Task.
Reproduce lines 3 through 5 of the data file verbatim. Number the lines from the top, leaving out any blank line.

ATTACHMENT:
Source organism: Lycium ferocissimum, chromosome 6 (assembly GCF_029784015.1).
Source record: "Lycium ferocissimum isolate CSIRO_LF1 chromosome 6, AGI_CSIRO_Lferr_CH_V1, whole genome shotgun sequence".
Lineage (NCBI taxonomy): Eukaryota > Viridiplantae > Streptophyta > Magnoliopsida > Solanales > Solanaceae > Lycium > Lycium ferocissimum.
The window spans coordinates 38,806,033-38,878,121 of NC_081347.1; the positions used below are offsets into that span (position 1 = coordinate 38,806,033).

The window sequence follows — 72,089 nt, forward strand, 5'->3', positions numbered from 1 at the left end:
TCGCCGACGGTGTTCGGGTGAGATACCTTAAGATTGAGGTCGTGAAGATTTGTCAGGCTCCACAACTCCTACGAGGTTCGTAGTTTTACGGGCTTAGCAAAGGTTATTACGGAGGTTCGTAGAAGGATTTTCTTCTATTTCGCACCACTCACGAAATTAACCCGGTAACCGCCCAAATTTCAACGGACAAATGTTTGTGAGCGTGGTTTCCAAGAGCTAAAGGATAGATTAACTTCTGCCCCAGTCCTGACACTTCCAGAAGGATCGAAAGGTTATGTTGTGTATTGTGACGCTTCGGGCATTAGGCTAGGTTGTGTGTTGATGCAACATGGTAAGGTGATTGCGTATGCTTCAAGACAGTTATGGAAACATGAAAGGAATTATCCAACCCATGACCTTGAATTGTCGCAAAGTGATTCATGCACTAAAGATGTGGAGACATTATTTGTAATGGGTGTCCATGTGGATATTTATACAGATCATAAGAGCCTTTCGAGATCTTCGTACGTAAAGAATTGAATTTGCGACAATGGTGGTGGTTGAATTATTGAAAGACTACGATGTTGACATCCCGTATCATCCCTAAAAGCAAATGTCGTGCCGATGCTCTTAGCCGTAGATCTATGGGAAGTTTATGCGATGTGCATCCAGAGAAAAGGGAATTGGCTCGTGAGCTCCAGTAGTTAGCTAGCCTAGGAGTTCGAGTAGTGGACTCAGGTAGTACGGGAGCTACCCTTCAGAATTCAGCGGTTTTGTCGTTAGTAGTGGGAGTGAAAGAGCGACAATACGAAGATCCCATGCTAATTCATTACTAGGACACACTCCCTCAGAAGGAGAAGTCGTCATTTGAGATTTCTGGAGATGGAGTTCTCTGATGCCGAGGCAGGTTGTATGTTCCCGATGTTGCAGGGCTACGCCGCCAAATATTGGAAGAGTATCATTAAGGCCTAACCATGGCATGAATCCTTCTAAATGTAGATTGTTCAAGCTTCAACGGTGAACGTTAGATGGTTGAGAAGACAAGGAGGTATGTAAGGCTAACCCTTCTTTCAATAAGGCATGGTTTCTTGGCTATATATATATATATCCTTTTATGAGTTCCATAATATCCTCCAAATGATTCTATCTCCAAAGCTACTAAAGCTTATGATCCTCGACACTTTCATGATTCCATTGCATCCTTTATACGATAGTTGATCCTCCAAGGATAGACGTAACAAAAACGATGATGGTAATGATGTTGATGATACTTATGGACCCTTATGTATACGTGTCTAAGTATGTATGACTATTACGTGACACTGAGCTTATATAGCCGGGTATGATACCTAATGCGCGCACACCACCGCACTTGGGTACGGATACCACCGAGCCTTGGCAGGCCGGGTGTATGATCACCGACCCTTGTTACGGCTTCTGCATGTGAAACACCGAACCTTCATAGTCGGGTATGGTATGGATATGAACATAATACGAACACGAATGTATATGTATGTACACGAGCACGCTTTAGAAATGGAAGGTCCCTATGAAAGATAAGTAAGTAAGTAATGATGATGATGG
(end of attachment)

Lineage (NCBI taxonomy): Eukaryota > Viridiplantae > Streptophyta > Magnoliopsida > Solanales > Solanaceae > Lycium > Lycium ferocissimum.
The window spans coordinates 38,806,033-38,878,121 of NC_081347.1; the positions used below are offsets into that span (position 1 = coordinate 38,806,033).

The window sequence follows — 72,089 nt, forward strand, 5'->3', positions numbered from 1 at the left end: